Asset allocators back active equities after market meltdown
Private markets remain the favourite asset class of allocators around the world, but they’ve also returned to equities after spurning them during the market ructions of 2022. Half of all new equity manager searches in asset consultant bfinance’s database came during the first quarter of 2023, representing a “significant shift in sentiment” supported by easing inflationary concerns and a re-evaluation of style, size, and the worth of active management in their equity exposures.
Global equities were of particular interest, accounting for 59 per cent of all new searches – a chunky rebound from 42 per cent in the previous 12 month period. But asset owners are fretting further market upheaval, with a number of manager searches including downside protection, relative volatility reduction and resilience through different market environments as objectives.
“The equity team’s activity over Q1 included style-focused searches spanning classic quality, quality growth, and quality value, and minimum volatility,” bfinance says in the latest edition of its quarterly manager intelligence report. “Mandates saw a mix of discretionary and systematic interest, and both pooled fund and separate account structures. The investor preference for broad global and global emerging markets over narrower country and regional-specific searches has clearly continued into 2023, but the first quarter did see a return to some developed market regional searches with most interest in European equity.”
High growth equity managers have led the rebound in an “abrupt style reversal”, returning +11 per cent vs the MSCI ACWI net of fees) while low vol, income and managers lagged with mid-single-digit negative returns against the benchmark. Only a third of global large cap and all cap managers added value over the ACWI, while almost two-thirds of emerging market managers added value, with “outperformance across every style composite in Q1”.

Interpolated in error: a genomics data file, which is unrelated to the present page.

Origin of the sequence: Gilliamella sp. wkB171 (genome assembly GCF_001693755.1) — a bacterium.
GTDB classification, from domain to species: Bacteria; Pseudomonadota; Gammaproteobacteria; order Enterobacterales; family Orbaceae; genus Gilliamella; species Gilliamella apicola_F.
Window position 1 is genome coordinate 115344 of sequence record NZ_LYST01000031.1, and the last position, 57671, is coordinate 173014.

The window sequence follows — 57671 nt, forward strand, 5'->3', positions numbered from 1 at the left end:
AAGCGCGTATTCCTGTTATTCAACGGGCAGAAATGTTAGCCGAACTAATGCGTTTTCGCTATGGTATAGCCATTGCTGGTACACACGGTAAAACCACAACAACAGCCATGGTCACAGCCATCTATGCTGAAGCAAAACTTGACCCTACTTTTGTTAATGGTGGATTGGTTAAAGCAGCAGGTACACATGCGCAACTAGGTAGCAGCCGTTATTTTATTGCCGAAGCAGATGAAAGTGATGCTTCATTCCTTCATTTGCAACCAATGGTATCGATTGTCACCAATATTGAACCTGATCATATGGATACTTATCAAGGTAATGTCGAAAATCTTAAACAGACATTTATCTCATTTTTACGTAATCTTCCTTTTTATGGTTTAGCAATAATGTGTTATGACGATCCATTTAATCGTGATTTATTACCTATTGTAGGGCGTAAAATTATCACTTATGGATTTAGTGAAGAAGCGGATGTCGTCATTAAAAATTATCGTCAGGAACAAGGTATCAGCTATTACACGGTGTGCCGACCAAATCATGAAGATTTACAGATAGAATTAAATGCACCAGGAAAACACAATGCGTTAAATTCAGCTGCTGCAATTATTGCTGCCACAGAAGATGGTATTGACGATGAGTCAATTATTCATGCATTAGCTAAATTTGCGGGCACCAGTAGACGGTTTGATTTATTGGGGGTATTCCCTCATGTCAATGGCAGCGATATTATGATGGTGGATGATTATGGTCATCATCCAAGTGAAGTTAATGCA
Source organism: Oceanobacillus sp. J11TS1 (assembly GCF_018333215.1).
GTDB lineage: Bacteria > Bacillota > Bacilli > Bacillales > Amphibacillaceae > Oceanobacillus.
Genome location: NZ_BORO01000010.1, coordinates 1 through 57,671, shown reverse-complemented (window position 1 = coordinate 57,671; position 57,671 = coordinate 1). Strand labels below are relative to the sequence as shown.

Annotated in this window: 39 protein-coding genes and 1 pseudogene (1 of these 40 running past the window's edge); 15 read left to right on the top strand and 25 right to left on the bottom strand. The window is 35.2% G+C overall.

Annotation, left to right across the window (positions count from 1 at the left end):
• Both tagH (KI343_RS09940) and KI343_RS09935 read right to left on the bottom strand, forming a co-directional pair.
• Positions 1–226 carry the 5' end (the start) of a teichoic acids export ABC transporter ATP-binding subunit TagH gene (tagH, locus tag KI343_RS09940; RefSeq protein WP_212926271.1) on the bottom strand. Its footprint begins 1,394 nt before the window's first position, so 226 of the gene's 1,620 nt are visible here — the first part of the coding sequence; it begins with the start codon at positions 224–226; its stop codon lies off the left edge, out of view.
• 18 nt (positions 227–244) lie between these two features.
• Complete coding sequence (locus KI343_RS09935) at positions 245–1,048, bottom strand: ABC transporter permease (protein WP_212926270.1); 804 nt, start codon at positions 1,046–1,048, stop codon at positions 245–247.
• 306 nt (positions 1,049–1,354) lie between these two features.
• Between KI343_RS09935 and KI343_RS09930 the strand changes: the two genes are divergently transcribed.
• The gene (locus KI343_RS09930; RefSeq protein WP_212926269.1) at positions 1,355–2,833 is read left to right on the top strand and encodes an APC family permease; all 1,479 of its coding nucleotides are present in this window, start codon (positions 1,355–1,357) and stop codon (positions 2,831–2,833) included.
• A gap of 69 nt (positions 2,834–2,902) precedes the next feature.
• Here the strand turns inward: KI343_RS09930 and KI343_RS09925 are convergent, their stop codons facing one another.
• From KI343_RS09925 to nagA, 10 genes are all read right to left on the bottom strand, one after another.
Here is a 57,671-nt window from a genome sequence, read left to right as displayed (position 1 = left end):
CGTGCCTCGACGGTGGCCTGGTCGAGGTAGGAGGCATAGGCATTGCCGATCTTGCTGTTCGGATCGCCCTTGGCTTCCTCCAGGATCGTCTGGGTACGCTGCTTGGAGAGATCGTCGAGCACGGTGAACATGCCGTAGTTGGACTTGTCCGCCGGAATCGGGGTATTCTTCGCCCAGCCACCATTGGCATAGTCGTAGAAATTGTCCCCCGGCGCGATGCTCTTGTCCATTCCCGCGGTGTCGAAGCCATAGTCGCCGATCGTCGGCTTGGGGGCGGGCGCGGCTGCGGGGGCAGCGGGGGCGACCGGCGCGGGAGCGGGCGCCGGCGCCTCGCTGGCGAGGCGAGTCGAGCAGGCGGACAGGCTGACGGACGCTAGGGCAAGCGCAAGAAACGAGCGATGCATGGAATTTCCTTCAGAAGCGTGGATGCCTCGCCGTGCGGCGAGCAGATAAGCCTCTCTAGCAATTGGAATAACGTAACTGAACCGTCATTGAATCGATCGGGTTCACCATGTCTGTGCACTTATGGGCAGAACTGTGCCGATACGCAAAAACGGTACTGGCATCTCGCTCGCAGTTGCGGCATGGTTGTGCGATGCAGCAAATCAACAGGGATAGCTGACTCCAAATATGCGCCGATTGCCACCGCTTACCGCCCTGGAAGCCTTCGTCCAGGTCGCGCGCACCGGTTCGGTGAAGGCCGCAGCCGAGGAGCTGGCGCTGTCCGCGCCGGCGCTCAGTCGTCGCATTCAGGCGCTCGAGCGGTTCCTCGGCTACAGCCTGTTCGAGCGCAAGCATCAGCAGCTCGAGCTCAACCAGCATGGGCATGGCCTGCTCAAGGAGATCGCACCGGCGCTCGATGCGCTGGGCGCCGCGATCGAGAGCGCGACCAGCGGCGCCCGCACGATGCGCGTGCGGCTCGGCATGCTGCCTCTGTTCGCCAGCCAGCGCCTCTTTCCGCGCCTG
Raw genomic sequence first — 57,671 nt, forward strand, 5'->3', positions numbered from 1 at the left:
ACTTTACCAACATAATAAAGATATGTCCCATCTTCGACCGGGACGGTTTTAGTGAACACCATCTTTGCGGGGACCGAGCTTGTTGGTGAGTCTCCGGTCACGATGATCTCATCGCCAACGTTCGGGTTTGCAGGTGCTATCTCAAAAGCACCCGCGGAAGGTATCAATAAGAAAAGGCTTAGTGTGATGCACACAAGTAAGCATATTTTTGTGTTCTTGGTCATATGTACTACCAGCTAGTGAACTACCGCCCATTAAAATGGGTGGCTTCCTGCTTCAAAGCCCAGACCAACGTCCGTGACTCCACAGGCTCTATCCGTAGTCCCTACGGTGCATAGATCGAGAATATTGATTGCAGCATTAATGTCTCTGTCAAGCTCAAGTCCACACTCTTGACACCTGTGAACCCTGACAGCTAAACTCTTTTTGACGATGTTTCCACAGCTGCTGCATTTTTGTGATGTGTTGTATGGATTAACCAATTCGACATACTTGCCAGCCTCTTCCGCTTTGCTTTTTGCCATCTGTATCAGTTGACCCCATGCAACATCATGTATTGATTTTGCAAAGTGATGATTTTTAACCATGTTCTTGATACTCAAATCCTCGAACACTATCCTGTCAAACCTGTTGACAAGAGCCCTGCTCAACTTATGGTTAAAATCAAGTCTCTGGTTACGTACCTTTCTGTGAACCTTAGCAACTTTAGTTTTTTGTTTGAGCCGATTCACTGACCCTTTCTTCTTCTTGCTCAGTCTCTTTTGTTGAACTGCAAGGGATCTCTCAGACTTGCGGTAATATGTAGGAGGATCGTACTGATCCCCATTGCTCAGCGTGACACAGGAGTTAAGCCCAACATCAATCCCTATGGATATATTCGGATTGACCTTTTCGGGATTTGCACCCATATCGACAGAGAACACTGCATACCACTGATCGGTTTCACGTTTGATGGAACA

Meanwhile, questions about the robustness of portfolios has seen more scrutiny applied to the inputs used for portfolio modelling, including the reliance on “point estimates” of risk and return; asset owners and their consultants should instead be focusing on expected return ranges, the bfinance report says. Engaged investors are also getting more involved in the modelling process rather than “simply deferring to a consultant’s model”.
“Some investors are expressing the desire to use their own forecasts for key global macroeconomic variables (such as GDP, CPI, interest rates and so forth),” the report says. “Some are wanting to dig deeper on how asset classes are modelled and include their own beliefs in the process: in a recent engagement, for instance, the investor expressed a more negative sentiment on hedge fund outcomes over the medium term and it was important to incorporate their beliefs in a consistent manner across all asset classes.”
“Modelling assumptions for private market strategies also tend to be a subject of debate. Return expectations become even more controversial in periods where there is very high dispersion of return between stronger and weaker performers.”
And despite some positive economic developments – and bfinance’s Risk Aversion Index moving out of bearish territory – the “current mix of growth and inflation is not favourable for risky assets” and market hopes that stocks will rebound at the end of the current rate cycle could be misplaced. Still, multi-asset managers spent the quarter building up their allocations to risk assets.
“Average equity allocations among multi-asset strategies tracked by bfinance had declined to 28 per cent in the fourth quarter of 2022 , representing their lowest level since the Global Financial Crisis,” the report says. “The first quarter of 2023, however, saw managers moving to ride resurgent equity markets despite a concerning macroeconomic picture. Average allocations to equities among this cohort neared 34 per cent – just one percentage point shy of their long-run average over the past decade.